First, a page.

The Washington PostDemocracy Dies in Darkness

Carolyn Hax: Expressing her needs, without the ultimatum

hax 420 (Nick Galifianakis/for The Washington Post)

Adapted from a recent online discussion.

Dear Carolyn:

I’ve always been confused about the difference between issuing an ultimatum and saying, like, “I can’t live with [behavior] any longer and if it doesn’t change or improve, I won’t stay.” Aren’t those kind of the same thing?

My spouse and I are going through a rough time. Spouse has always valued privacy but it’s becoming excessive, I think, and turning into secretiveness. I feel shut out and lonely and my marriage has become a sad and painful place.

I have spoken to Spouse and talked about my feelings but nothing has improved. I’m on the verge of saying I just can’t live this way and if things don’t change, I will leave. I don’t want to go around issuing ultimatums, but it sure sounds like one when all I really want to say is, “This is all I can stands and I can’t stands no more.”

Ultimatums vs. Standards

They’re not kind of the same thing, they are the same thing: You’re saying, like, an ultimatum.

What I’ve been advising instead in these situations is the same clear statement of your need, but leaving off the part about what you’ll do if need goes unmet. As in, in your case: “You have always valued privacy, I know, but lately it seems more like you’re keeping secrets from me. I feel shut out, and our marriage has become a sad and lonely place for me.”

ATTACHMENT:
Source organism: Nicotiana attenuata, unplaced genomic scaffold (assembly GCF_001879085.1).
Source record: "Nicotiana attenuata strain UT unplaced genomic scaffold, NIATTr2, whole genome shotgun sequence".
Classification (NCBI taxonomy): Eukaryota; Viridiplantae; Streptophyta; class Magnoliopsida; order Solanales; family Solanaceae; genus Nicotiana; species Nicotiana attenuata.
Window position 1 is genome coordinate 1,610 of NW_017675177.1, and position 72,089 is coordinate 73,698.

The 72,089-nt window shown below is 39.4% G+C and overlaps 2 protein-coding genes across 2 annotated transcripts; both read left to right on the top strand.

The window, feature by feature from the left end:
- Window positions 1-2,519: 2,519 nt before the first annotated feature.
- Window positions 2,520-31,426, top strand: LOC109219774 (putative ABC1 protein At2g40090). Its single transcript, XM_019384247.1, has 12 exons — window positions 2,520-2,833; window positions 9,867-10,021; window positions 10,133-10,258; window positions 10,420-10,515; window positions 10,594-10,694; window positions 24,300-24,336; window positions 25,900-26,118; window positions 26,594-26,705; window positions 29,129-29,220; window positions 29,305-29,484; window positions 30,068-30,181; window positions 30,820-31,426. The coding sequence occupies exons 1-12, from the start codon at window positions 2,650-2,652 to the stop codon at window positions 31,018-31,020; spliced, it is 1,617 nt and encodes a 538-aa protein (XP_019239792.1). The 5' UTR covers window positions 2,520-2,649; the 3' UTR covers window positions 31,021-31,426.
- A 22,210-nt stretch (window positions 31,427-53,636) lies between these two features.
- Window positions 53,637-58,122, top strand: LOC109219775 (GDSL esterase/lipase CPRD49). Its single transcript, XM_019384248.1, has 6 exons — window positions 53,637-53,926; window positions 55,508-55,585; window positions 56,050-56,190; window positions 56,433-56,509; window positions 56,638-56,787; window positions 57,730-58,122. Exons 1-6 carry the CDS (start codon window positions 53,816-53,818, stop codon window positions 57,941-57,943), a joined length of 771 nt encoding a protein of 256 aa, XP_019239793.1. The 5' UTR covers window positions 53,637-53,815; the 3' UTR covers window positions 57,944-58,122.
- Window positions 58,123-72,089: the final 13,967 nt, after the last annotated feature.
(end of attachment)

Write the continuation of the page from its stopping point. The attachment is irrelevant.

You say you are ready to leave if things don’t change, but you don’t need or want to spell that out. That’s because you want to know whether he will share more with you just because you want and need it, and because he values you.

If you spell out the threat, then it’s possible he’ll make some changes just to keep his own home intact. Then it wouldn’t be a gesture to fulfill you emotionally, but instead a gesture to serve his own needs — one he’s likely to sustain for a few days or weeks or months till he feels secure again, at which point he reverts to his old ways.

So, say how you feel — on that subject you don’t hold back. Then see whether he cares about your feelings enough to work on the marriage with you. If he doesn’t, then you have all the information you need to decide whether to stay on these terms or not.

For those not comfortable holding back the consequences, consider: Many threats to leave turn out to be empty ones, because people don’t know what they’ll do till they get there. This way, you’re dealing only in certainties in saying how you feel. The rest you decide as you get there.

If you ultimately ask for a separation, and he says, "Stay! I'll change!!," then you can point out, "I clearly explained how I felt and you didn't respond. You're responding only now that this affects your quality of life."

If he insists he wants a chance to do right by you, and if you’re at all open to it, then start with counseling so you can see for yourself, over time, whether this is about the two of you serving each other, or the two of you both serving him. Good luck.

Write to

Carolyn Hax

, Style, 1150 15th St. NW, Washington, D.C. 20071, or

. Get her column delivered to your inbox each morning at